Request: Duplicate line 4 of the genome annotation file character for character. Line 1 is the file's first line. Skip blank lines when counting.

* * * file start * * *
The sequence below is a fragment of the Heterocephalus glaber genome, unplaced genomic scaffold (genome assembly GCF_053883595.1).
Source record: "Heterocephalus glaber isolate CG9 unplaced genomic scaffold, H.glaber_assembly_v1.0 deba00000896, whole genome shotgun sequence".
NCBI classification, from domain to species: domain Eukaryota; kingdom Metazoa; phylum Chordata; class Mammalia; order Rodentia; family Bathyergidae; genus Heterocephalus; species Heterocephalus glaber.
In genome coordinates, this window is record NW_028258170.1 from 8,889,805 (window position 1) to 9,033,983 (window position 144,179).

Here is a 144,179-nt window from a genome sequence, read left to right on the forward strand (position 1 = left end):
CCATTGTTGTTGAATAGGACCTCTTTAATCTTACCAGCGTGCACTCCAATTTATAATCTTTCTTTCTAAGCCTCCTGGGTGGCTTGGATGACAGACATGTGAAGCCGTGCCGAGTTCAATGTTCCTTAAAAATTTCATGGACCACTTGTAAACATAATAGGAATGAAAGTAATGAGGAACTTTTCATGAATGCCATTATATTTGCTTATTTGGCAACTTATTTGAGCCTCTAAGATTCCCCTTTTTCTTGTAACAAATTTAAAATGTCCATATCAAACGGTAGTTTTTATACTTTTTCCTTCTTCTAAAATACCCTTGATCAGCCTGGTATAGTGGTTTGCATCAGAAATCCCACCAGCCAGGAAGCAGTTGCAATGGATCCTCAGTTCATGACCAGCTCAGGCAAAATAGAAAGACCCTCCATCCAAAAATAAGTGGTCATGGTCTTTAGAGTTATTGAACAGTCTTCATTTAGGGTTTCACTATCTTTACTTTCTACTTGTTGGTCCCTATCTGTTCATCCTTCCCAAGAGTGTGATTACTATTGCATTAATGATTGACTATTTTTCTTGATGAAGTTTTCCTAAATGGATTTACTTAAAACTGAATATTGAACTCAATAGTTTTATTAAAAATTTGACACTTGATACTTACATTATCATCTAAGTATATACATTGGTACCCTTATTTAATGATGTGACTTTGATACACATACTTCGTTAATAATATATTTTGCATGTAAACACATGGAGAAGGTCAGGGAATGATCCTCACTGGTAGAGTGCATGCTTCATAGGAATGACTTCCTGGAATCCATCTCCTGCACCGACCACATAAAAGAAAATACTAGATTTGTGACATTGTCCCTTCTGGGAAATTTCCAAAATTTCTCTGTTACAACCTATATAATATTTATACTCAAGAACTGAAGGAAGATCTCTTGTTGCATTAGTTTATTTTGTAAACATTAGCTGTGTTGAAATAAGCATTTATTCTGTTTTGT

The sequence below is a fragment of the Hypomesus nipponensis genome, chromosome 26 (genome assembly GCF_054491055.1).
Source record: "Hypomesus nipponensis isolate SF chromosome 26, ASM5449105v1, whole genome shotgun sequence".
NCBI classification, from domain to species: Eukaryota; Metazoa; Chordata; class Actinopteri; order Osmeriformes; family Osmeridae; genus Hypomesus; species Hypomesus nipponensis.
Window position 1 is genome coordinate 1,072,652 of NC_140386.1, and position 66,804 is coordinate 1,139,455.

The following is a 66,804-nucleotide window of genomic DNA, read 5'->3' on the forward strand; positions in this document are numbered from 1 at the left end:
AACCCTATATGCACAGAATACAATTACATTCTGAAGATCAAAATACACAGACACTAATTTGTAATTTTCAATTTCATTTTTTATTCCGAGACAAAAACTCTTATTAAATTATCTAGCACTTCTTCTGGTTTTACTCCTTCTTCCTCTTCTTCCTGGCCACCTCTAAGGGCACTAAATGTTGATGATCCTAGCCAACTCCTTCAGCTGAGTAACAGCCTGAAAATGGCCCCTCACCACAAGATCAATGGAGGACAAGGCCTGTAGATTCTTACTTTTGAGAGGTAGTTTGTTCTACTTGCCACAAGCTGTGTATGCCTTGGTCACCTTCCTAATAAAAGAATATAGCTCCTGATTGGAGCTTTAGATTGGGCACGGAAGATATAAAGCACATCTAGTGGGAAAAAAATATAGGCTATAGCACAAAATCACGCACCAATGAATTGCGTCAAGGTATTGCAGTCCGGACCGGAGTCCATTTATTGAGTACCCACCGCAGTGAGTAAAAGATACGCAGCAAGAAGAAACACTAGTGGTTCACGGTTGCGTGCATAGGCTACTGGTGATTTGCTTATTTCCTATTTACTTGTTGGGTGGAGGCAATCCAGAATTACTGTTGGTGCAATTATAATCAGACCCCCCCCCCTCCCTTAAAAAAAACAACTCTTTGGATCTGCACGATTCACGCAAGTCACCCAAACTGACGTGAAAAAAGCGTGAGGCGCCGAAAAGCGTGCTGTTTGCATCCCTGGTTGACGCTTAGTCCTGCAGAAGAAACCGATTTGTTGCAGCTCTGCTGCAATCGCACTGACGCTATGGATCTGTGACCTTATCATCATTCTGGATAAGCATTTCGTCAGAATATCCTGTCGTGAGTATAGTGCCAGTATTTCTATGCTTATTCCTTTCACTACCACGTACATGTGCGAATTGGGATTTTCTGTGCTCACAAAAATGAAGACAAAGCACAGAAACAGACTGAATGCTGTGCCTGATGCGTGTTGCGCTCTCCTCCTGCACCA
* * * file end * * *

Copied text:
In genome coordinates, this window is record NW_028258170.1 from 8,889,805 (window position 1) to 9,033,983 (window position 144,179).